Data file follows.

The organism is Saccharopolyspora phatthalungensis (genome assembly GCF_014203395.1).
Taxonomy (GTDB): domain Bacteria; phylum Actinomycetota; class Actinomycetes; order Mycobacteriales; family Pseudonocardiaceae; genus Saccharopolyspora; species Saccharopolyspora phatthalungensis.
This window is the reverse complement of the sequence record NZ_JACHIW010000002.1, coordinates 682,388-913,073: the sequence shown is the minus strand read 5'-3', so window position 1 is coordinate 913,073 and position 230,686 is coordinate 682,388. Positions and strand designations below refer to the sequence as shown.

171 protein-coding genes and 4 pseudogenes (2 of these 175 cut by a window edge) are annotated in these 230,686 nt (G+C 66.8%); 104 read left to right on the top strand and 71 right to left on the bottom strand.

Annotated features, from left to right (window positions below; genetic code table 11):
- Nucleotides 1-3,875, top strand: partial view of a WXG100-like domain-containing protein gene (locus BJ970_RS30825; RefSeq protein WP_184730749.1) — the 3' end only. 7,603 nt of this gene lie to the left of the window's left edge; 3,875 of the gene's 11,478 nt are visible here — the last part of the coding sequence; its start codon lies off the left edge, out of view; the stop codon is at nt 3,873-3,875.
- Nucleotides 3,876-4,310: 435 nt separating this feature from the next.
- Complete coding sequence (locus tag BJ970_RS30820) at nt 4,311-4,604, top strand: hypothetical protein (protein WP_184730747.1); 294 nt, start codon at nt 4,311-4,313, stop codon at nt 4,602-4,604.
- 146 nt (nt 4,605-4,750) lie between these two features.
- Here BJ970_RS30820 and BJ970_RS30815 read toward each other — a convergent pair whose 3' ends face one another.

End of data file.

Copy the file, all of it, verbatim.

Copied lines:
The organism is Saccharopolyspora phatthalungensis (genome assembly GCF_014203395.1).
Taxonomy (GTDB): domain Bacteria; phylum Actinomycetota; class Actinomycetes; order Mycobacteriales; family Pseudonocardiaceae; genus Saccharopolyspora; species Saccharopolyspora phatthalungensis.
This window is the reverse complement of the sequence record NZ_JACHIW010000002.1, coordinates 682,388-913,073: the sequence shown is the minus strand read 5'-3', so window position 1 is coordinate 913,073 and position 230,686 is coordinate 682,388. Positions and strand designations below refer to the sequence as shown.

171 protein-coding genes and 4 pseudogenes (2 of these 175 cut by a window edge) are annotated in these 230,686 nt (G+C 66.8%); 104 read left to right on the top strand and 71 right to left on the bottom strand.

Annotated features, from left to right (window positions below; genetic code table 11):
- Nucleotides 1-3,875, top strand: partial view of a WXG100-like domain-containing protein gene (locus BJ970_RS30825; RefSeq protein WP_184730749.1) — the 3' end only. 7,603 nt of this gene lie to the left of the window's left edge; 3,875 of the gene's 11,478 nt are visible here — the last part of the coding sequence; its start codon lies off the left edge, out of view; the stop codon is at nt 3,873-3,875.
- Nucleotides 3,876-4,310: 435 nt separating this feature from the next.
- Complete coding sequence (locus tag BJ970_RS30820) at nt 4,311-4,604, top strand: hypothetical protein (protein WP_184730747.1); 294 nt, start codon at nt 4,311-4,313, stop codon at nt 4,602-4,604.
- 146 nt (nt 4,605-4,750) lie between these two features.
- Here BJ970_RS30820 and BJ970_RS30815 read toward each other — a convergent pair whose 3' ends face one another.